They have bought into other industries...
My pension fund at Harvard is
heavily invested in Philip Morris, the world’s largest tobacco company. One
year’s tobacco profit is equal to the gross domestic product of a trillion
people at the poverty line.”
While Israel’s Dubek company used to rule
the local market, this has changed, with Philip Morris now number one in this
country, Connally revealed.
“Israeli smokers are controlled by foreign
industry. The money goes to the US, Britain, China and Japan. Whoever owns
Marlboro Country control the lungs of young people around the
Philip Morris, he continued, “targets young people and women,
producing a pellet that the customer crushes to release menthol; it is claimed
to be ‘lighter,’ as it is easier to inhale. Customers are hooked on tobacco more
easily. This type of cigarette is marketed in Israel and all over Western Europe
Marlboro Gold cigarettes are sold with an image of being “good
and safe.” Marlboro Black, with heavy nicotine content, are handed out outside
military bases inducting new draftees. Cheap L&Ms are sold in Russia, with
immigrants to Israel bringing them along. Smokers in countries with strict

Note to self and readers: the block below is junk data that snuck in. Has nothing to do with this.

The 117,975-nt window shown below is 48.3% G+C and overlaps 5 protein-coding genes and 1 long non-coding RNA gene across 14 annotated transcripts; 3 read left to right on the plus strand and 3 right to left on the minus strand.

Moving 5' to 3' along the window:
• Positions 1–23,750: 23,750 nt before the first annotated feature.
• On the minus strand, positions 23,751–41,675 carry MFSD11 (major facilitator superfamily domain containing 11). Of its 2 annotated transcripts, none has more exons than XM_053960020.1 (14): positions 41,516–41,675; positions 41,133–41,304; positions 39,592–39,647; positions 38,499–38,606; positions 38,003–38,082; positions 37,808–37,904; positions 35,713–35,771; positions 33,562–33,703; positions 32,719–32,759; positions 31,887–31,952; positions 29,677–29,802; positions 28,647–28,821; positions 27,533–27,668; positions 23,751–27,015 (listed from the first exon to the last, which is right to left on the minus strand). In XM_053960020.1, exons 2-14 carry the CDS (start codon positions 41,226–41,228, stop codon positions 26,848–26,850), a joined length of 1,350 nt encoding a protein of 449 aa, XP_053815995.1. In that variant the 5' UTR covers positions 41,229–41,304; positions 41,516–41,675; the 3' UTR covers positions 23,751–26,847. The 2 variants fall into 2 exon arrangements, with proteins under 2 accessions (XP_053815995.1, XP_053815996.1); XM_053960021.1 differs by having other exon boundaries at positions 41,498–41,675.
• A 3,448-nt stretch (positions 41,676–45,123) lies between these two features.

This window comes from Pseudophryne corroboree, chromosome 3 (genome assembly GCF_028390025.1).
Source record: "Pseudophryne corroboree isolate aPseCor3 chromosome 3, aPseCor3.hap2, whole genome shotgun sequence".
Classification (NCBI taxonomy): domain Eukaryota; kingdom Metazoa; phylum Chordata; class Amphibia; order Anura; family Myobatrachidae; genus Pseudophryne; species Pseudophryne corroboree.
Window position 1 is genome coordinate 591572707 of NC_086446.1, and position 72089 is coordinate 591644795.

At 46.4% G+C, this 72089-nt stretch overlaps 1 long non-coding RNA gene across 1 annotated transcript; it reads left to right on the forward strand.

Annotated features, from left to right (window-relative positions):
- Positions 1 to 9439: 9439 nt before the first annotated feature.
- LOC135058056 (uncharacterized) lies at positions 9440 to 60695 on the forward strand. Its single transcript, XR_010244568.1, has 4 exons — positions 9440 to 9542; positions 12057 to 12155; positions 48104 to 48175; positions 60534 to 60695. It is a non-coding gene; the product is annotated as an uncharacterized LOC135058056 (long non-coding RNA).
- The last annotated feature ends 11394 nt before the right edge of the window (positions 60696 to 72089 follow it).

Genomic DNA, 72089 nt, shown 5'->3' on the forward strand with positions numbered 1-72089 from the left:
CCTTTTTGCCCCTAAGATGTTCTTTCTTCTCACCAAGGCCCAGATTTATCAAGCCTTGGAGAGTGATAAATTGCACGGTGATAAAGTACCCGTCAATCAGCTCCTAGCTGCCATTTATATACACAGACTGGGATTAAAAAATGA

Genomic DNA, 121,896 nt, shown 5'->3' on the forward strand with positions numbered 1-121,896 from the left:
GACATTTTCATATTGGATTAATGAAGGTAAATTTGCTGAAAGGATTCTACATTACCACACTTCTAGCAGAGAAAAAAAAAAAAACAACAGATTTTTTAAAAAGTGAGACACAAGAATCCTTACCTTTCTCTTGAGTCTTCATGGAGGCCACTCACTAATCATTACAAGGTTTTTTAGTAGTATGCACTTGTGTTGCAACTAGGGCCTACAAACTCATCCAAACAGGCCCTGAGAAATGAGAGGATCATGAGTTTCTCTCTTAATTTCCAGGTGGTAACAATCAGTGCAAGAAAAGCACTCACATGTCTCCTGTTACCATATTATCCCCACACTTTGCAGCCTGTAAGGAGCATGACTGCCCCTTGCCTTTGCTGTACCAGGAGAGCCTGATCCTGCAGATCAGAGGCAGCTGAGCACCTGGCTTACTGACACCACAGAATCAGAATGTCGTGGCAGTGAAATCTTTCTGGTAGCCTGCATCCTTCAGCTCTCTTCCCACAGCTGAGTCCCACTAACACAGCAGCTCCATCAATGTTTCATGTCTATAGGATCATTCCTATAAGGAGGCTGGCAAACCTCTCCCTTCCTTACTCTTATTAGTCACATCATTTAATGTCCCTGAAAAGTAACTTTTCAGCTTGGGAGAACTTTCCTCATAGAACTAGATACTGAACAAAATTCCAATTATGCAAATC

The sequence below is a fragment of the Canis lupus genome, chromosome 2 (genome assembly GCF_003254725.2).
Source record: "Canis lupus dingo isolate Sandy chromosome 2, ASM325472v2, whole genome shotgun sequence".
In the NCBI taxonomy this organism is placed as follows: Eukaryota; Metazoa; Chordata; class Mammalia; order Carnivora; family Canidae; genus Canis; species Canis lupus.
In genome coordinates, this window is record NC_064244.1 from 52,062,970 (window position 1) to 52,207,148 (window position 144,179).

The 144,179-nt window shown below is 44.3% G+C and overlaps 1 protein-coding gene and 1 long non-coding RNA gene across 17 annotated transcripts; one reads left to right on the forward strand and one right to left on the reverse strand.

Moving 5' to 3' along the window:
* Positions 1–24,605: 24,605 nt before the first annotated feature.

nosmoking laws that have to rush outside for their “smoking breaks” are lured by
short, high-nicotine cigarettes that give them their nicotine fix quickly,
The Harvard expert added that tobacco companies file
complaints against limitations that “hurt company freedom” and “compromise
intellectual property.” The World Trade Organization, which coordinates the
rules of trade between nations, pushes for lower tariffs, he said, “and WTO
boards decide things even though they have very little expertise. Tobacco
companies complain to the WTO, and under bilateral treaties, try to prevent
enactment of national tobacco control policies.”
Connolly added that
while Philip Morris earned $54 million last year from its tobacco sales in
Israel, the country spent billions of shekels to treat victims of
tobacco-related diseases. The direct and indirect expenses to Israel reach NIS
48 per pack compared to the NIS 17 per pack that the companies earn.
average tobacco company, he continued, earns as much as NIS 10,000 for each
Israeli smoker from the time he first lights up until he dies from smoking its
“Israel has sovereignty. Fight for it. Don’t let large
multinational corporations that devalue human life determine your health
policies. There is no silver bullet, but raise tobacco taxes and save lives.
Prohibit smoking throughout schools,” advised Connolly.
“Kids must not
see their teachers smoke.
They’re a bad example.”
has been known for its high smoking rates, especially among men, and with
alarmingly increasing rates among women. But two years ago, the country
implemented legislation to bar smoking in public places. Prof. Costas
Christophi, an expert in epidemiology and occupational health at the Cyprus
University of Technology (who also teaches at Connolly’s School of Public Health